Clarendon & Miller Community Archives (CMCA) will be sharing their latest year-long research covering the topic of Lodges: Past and Present. This project aims to recognize the huge economic contribution that local lodges/housekeeping cottages made in the past and continue to make to the township. In addition to Lodge information, the Committee collected information about Housekeeping Cottages to assist with the Accommodations listing website that the Frontenac News initiated last year. On May 6th at Clar-Mill Hall in Plevna starting at 1 p.m. CMCA will transform the Hall into a Lodge-like setting, allowing for an interactive format. Guest speaker and well-known country entertainer, Neville Wells, will provide his personal experiences of growing up at his family-owned Mosque Lake Lodge. Visitors can browse the many photo boards and researched documents of North Frontenac Lodges and Housekeeping Cottages. A panel of lodge owners/workers will share their expertise and engage in a lively discussion with the audience. CMCA thanks The Frontenac News for publishing a three-part series about Lodges: Past and Present as an introduction to the May 6th event. The first Lodge to be highlighted: Coxvale/ Cedar Crest Lodge. This postcard depicts the first known “lodge” at Coxvale. The building was part of the farm built by Donald and Maggie Cox. Their children were: Richard, Charlie, Guy, Nellie, Hilda, Bobby, Irene and Orpha. They rented cottages that were across the bay and on both sides of the old main road. Cox’s sold to Fred and Jean Lemke in 1945. In 1937 Fred and Jean Lemke bought property at Coxvale on Big Gull Lake which included some sleeping cabins and a dining room. This was the beginning of Cedar Crest Lodge. The next few years Fred built several cottages and he and Jean made plans for a dining room. Fishing was excellent and Fred was always in demand for guiding. Cedar Crest in 1945 In 1945, they bought the Cox home (first used as dining-room and later became a store). Jean served home-cooked meals with homemade bread, rolls and pies. A store was built in 1947 and during the 50’s Fred added more cottages. During this time a building that had been used as a dance hall was converted to a cottage. At this point they had 13 cottages. In 1960, the old house was torn down and a new home built; the Lemkes purchased the house and three cottages on the other side of the bridge. They lived in that house while Fred did most of the carpenter work on the new home. Upon completion of the new house, the store was moved. A lunch counter was opened and light lunches served. The lounge had a juke box and a pinball machine; it was a meeting place for young people on the lake in the 60’s. Cottages, now numbering 17, were rented into the late fall when Fred guided the hunters and Jean prepared the meals. People kept returning to Cedar Crest, not just for fishing and hunting, but because of the hospitality of the Lemkes. Fred’s stories of the early years at Cedar Crest Lodge were a hit with renters. According to Fred, the last lake trout he saw in Big Gull Lake was in 1940. The biggest walleye he saw from the lake weighed 11 pounds and 3 ounces and was caught by Earl Franz of Ohio. On Dec.25, 1988 Jean passed away. Fred suffered a stroke in January 1992 and passed away July 6, 1992. Daughter, Barb and son-in-law, Harold Way continued the business for some years.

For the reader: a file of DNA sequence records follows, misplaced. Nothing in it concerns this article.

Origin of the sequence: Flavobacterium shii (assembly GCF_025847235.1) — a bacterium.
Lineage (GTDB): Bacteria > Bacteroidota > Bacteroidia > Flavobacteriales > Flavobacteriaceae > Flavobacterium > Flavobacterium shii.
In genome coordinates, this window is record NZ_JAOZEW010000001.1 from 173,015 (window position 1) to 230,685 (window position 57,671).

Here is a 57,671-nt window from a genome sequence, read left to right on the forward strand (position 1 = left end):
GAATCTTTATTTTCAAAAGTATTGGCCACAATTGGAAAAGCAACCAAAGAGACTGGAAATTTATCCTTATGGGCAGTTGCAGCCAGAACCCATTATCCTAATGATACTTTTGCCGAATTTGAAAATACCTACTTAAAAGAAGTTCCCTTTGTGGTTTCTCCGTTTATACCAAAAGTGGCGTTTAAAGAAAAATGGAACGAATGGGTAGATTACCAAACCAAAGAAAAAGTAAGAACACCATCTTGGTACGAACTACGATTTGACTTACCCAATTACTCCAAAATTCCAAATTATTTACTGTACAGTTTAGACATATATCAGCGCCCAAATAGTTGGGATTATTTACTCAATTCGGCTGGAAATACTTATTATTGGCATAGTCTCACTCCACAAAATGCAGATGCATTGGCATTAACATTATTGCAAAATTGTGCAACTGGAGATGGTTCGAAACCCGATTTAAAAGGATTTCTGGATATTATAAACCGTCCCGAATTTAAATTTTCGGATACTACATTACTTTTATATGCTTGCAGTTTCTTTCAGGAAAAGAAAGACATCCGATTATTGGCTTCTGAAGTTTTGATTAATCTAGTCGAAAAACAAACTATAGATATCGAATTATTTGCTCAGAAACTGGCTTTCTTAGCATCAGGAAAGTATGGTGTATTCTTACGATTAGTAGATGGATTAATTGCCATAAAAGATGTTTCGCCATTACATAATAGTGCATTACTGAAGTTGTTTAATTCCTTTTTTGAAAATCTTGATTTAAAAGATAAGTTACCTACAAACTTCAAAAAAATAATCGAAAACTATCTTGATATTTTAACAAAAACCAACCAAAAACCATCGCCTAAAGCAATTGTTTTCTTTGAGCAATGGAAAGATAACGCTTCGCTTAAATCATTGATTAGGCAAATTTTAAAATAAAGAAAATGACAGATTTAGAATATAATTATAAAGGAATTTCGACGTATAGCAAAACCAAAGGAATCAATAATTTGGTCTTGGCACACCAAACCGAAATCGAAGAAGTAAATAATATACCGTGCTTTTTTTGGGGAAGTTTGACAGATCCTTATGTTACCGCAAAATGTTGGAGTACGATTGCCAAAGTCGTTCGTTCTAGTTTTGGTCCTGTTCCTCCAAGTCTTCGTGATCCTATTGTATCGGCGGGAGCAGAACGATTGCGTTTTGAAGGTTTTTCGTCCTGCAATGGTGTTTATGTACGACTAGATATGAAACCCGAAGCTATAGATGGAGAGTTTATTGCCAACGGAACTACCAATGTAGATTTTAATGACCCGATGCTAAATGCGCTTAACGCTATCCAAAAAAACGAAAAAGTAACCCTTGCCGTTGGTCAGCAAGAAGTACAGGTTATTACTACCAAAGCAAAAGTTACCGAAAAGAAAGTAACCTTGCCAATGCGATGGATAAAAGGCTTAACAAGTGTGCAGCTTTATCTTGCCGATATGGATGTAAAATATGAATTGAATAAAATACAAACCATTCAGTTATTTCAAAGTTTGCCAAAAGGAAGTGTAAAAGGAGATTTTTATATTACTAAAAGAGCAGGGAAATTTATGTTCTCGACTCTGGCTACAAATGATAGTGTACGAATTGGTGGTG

David Bucholtz, a representative from the consulting firm Cambium, made a presentation to Council on Friday morning regarding the state of the Township's waste disposal sites. Bucholtz told Council that all of their current active waste disposal sites are meeting the compliance standards, set by the Ministry of Environment, for surface water and ground water contamination. Cambium's predictions for lifespan on the Township's dumps differ significantly from the predictions that the Township's former consultants AECOM presented to Council in 2015. Bucholtz said that the 506 dump site has approximately 30 years left in its life cycle compared to the 13 years that was estimated by AECOM in March of 2015. The Plevna site also showed an increase in lifespan from 19 years to 42 years. The Kashwakamak disposal site stayed the same with a predicted lifespan of 42 years left. In 2015, AECOM predicted the Mississippi Station waste site had 46 years left in its lifespan and Cambium has now suggested that the site has 34 years left. When asked about the disparity between AECOM's predictions for landfill longevity and Cambium's predictions Bucholtz explained that it probably had more to do with the way Cambium uses the data and makes their predictions. “My only assumption at this point would be the average (of landfill) changing,” Bucholtz said. Cambium makes predictions on lifespan based on the amount of waste that has been disposed of over the last 5 years. “What helps also is the fact that we divert all of our bulky waste,” said Jim Phillips, the Public Works Manager for North Frontenac. “The fact that we're diverting all of that, at a cost, is extending the life of our landfill.” Bucholtz also explained that the Ardoch waste site, which is temporarily closed, still has approximately 37 years left in it, based on the average fill rates they have on record. Cambium made a recommendation to Council to install another monitoring well at the Plevna site to test surface water contamination south of the landfill mound and also recommended that they address the issue of a beaver dam at the Cloyne site, which is used as a transfer station. Building Permits Issued Down Slightly For 2017A report from Scott Richardson, the Building Inspector for North Frontenac, showed 8 building permits have been issued so far this year which is down from 10 at this time last year. Last year, 130 building permits in total were issued in North Frontenac which was up from 125 in 2015. Official Plan Heads to Public MeetingCouncil discussed amendments made in the latest draft of their Official Plan on Friday and didn't recommend any further amendments. A Public Meeting regarding the Official Plan has been scheduled for April 22, 2017 at 10am.